What else are companies addressing besides pay transparency?
Eric: The complexity surrounding ownership of holdings by executives is crucial. You may have executives on multiple corporate boards, on direct parent companies or subsidiaries, and there might be conflicts of interest that are not transparent or going unchecked. You have to review, through in-depth research, multiple filings to find out how relationships of executive management and board members within a corporate governance structure actually work and what it means for biased decision-making. Once you untangle most of it, you may find issues where decisions are driven by incentives that aren’t optimal for the broader set of organizational stakeholders.
Finally, what are companies most wanting help with?
Eric: First, they often ask, “Are we measuring the correct metrics according to ESG standards and policies?” and “Are we measuring what matters most for our company?” If companies are not measuring what they should be, then they can't manage improvements in their sustainable operations and investment practices.
And the follow-on questions usually include, “Are we doing well on ESG as a company in comparison to other companies in our industry and other leading global firms?” The first priority is to ensure that data access and measurement is either already established, underway, or planned for. Companies contact us at varying degrees of strategic and implementation readiness. The degree to which a company is further along on the ESG reporting and monitoring maturity curve often requires our team to assess what data are already collected, accessed, and aggregated. We also explore the means by which data can be integrated to generate robust sustainability and impact reports that are ready for scrutiny by ESG audit practitioners.
Clients tell us they’ve been speaking to strategy consulting firms, professional services firms, and even to lawyers with expertise in environmental and governance law—all with the aim of understanding what they should tactically implement in preparation for formal ESG reporting audits. Many haven't received actionable plans around metrics frameworks nor technology strategies for implementation.
There may not be solid regulations other than specific pieces of industry-specific information, but it seems like that's the direction where ESG is heading. So, everybody needs to prepare to have those systems in place for when that happens, rather than scrambling once there's some new regulation or metric system put in place. Is that where we are now?
Eric: That's right. The World Economic Forum has established a starting point, but it's not prescriptive to the degree to formulate a strategy that is right-sized for the custom needs of most firms. Upon defining a custom metrics framework, firms can start integrating systems and making sure that all of the data are pulled into a unified location for processing and presentation. ESG strategy and technology teams must constantly stay abreast of the dynamic landscape related to the expectations, compliance, standards, policies, and requirements that impact your company’s industrial, operational, and regional context. You would need to build agility into your systems at any given year upon finding out that there's a new regulation or policy guideline. Your systems and teams have to be ready to adjust reporting requirements to generate ESG and impact reports to stakeholders more frequently than on an annual reporting cadence.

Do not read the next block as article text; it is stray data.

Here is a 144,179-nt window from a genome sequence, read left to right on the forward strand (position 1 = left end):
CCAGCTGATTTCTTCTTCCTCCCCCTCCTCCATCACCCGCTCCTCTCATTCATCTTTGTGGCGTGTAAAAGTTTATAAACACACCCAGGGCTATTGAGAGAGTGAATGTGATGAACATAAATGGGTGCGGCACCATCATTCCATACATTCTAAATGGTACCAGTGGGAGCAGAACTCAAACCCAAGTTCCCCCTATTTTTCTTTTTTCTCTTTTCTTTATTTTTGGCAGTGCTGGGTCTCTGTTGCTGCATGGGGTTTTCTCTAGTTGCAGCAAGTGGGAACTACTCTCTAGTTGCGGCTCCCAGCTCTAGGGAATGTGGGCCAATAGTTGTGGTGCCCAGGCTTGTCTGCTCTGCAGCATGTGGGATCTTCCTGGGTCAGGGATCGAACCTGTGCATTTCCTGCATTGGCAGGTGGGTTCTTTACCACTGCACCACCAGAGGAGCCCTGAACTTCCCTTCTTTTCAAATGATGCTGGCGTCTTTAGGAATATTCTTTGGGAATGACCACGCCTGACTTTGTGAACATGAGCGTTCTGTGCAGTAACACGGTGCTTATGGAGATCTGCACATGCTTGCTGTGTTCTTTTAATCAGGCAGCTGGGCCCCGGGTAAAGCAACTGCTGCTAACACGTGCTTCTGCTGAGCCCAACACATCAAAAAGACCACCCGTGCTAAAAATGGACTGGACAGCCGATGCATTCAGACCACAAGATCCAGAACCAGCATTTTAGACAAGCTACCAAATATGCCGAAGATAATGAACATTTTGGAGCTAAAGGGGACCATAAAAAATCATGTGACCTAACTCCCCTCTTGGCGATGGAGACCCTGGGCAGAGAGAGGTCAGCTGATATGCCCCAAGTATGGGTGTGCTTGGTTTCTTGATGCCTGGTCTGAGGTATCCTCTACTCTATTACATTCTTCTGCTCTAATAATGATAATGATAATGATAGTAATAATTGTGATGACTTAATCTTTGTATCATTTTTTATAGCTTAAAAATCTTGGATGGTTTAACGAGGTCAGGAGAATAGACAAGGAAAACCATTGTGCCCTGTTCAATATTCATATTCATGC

What do you offer clients right now?
Eric: TheoremOne offers digital product and technology strategy, data integration advisory, and solution implementation services that complement the ESG and sustainability reporting plans of our clients. We share our perspectives beyond ESG strategy services offered by large professional services and consulting firms. We focus heavily on ensuring that our clients have readily evaluated the data sources, systems, and architecture. We also advise these clients on developing a metrics framework that is aligned with their ESG reporting needs at a variety of levels in their organization. Our approach to metrics framework design is customized to the context of the business, regulatory and compliance requirements, and relevant standards and policies driving ESG reporting over the coming years. Additionally, our solution delivery teams focus on building integrated solutions that are both flexible to changes in ESG reporting policies and durable through the use of modern platform tools and services. We provide these services across all industries and our clients often begin with a consultation session with one of our ESG technology advisors.
ESG strategy formulation and solution development have become primary objectives for global organizations in recent years. With it comes a demand to effectively communicate the sustainable impact on operations, supply chains, and financing. ESG measures contribute directly to an organization’s risk management profile, sustainable operations, strategic planning, and impact goals.
Companies need to accelerate their efforts in preparing for ESG audits and reporting requirements by assessing their technology strategies, disparate systems, and the ways in which they collect and act on non-financial data. This allows an organization to clearly present and govern its sustainable impact efforts against sustainable development goals and expectations.